What is the likelihood of a physics major getting an engineering job?

  • #1

Main Question or Discussion Point

I’ve been told that physics majors are looked at favorably when applying for entry-level engineering jobs.
Is this true?
How qualified are they when compared to engineering majors?
Are applied physics majors looked at any differently?
Do employers care about an undergraduate thesis?
 
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Answers and Replies

  • #2
berkeman
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For entry-level engineering jobs, I look at the classes they've taken and done well in, and I also look at summer work experience and work on personal projects. I knew of Physics majors in my undergrad who did as many projects on the side as I did, and were very good at electronics. They also tended to be good at E&M, which is applicable to many EE jobs. Programming background is almost always useful as well, even for hardware-specific EE jobs.

You'd need to look at the full job postings of some representative employers online to see what kind of things they expect in their entry-level candidates. Can you post a few example positions that you've been looking at?
 
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  • #3
symbolipoint
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and I also look at summer work experience and work on personal projects. I knew of Physics majors in my undergrad who did as many projects on the side as I did, and were very good at electronics. They also tended to be good at E&M, which is applicable to many EE jobs. Programming background is almost always useful as well, even for
berkeman,
How do or did you view candidates who worked on personal programming projects which were not used directly in his either academic work nor employed work? Would this have any impact on your assessment if the program were not shared as published? But I would guess that you would prefer such program were shared among people OR published in some reachable article, website, or something.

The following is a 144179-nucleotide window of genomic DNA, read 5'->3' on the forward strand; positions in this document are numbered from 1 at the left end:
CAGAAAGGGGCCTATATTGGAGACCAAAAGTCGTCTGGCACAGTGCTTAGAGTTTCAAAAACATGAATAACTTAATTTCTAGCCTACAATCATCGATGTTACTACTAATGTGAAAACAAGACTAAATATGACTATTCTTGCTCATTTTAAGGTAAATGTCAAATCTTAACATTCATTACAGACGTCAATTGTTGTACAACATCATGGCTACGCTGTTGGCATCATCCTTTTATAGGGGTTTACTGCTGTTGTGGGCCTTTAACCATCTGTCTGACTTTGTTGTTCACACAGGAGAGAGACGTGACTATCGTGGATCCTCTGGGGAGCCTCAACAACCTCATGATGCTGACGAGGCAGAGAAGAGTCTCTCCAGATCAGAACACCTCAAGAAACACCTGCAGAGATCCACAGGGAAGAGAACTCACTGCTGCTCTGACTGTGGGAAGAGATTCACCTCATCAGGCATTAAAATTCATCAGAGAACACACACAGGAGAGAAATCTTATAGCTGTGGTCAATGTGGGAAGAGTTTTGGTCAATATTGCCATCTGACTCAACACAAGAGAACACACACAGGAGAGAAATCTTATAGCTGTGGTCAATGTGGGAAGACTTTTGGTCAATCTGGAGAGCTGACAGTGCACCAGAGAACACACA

• #4
symbolipoint
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Programming background is almost always useful as well, even for hardware-specific EE jobs.
You would imagine that if programming were important for a job to be filled, the interviewer could quiz the candidate on his programming ability.
 
  • #5
berkeman
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How do or did you view candidates who worked on personal programming projects which were not used directly in his either academic work nor employed work?
It depends on the type of program, its purpose, and what kind of skills were involved in developing it. For example, if it were for an embedded project that the candidate was doing (maybe programming their own home control system or something), that would be directly applicable to the work we do here at my job. If it was implementing a simplified C compiler to learn more about compilers, that would also be impressive to me (since I worked on that back in undergrad). We only have a few tools developers here currently where compiler-writing experience is directly applicable, but it shows initiative in wanting to learn one of the more complex aspects of programming, which is a good thing IMO.

If the project involved GUI development, I'd like to have a look and test drive it with the candidate, and ask questions about the decisions s/he made in the layout and hierarchy. If it's obvious that they put a lot of thought and effort into it, that also would go a long way toward showing me what kind of a programming team member they could be.

And if they happen to have used some source control system already (I think Bitbucket licenses for individuals are free...), that goes a very long way in showing us that they are serious about wanting to develop quality code as a member of a programming group...

https://www.atlassian.com/licensing/bitbucket-server#cloudlicensing-1
242468
 
  • #6
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I'd be inclined to look hard at what aspect of physics seemed to be of greatest interest to the candidate. If it was very esoteric stuff, I'd probably turn away, but if it was classical material, I might be interested.
 
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